Wednesday, May 27, 2009


Kuna Yala

The tiny islands (400 of them!) of the Kuna Yala nation are along the eastern side of Panama in the Caribbean Sea. Although they are part of the country of Panama, they are self-governed by the Kuna tribal people. Of all the places that we've visited these past three years, this is our number one favorite spot!

Warm, clear blue water, friendly local people, soft breezes, palm trees and white sand beaches. The coral reefs were so wild with sea life that we felt like we were in a slightly overdone theme park. Fresh fish were readily available and once a week a canoe would come by with fresh fruits, vegetables, eggs, and beer from the mainland.

The tiny island of Nuinudup, in the Eastern Lemon Cays was where we anchored for a couple of weeks. While Jonesy soaked in the sea and monitored the adventures of several 10” starfish, I took a stroll to the little palm shack seen in the background of the photo – clear over on the other side of the island. Yep, that’s how small the island is – about a football field size. And yes, one of those boats in the background is our Niki Wiki. The two boats look the same don't they? Well, they are sister ships - both Gulfstar Sailmaster 50 feet - and there were only a handful (14? 17?) ever produced. Tropical Dance is the other ship.

The resident ladies had strung up their molas and were patiently waiting to make a sale from the anchored sailboats. Molas are the reverse-applique panels which are hand-sewn, and embroidered by the Kuna women. They wear these panels as part of their traditional dress. Men wear t-shirts and shorts.

Nowadays, the Kuna women sell some of the molas to raise cash. The other cash crop is the coconuts from the islands. These they sell to Columbia to make copra - for cosmetics and industrial use.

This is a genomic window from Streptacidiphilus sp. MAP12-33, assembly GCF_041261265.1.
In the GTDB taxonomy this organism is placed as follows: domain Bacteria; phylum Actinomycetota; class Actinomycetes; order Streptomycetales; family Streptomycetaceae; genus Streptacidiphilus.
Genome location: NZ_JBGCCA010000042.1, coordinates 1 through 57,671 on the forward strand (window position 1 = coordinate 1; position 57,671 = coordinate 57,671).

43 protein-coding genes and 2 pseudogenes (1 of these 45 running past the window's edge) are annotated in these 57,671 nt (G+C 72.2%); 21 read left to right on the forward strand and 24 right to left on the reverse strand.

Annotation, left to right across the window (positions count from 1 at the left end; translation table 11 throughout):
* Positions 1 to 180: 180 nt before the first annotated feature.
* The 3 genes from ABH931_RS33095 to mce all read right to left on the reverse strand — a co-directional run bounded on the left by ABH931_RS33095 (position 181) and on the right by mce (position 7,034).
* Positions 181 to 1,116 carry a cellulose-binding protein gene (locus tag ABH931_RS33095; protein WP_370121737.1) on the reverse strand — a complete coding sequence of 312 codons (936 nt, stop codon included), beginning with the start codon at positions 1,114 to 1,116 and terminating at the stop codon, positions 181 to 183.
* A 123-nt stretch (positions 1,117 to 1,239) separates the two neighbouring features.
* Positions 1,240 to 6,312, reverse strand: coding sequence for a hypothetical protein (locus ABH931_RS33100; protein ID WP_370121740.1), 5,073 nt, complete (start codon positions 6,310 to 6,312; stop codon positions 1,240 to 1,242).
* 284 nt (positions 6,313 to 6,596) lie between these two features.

Each morning, we would see two women paddle to the island in a dugout canoe. Throughout the day, as we sat in the cockpit of our boat reading or knitting, we would see them washing clothes in the fresh water wells, picking up coconuts, and sitting in the hammocks sewing on new molas. When dusk fell, they would paddle back over to another nearby island (Banedup).

The women speak only Kuna – no Spanish and no English, unlike the men who learn Spanish in school. But through hand gestures I indicated that I only had $3 with me, but that I was interested in their molas and photos. I offered my $3 for the privilege of taking photos which was quickly accepted. We understand that many of the Kuna people don’t like having their picture taken, but that a little cash sometimes provides access.

So here is one of the women in her full Kuna costume which she wears every day. The top is a blouse of very lightweight fabric which has the mola sewn onto it around the waist. There are two mola panels used – one for the front and one for the back of the blouse. The skirt is simply a piece of printed fabric wrapped around and tucked in. Here is a closeup of her personal mola. This is a very traditional design – it has the maroon colored background and geometric striping of primary colors in many layers of fabric. All strips are hand-sewn in matching thread color and details are embroidered on in single ply threads.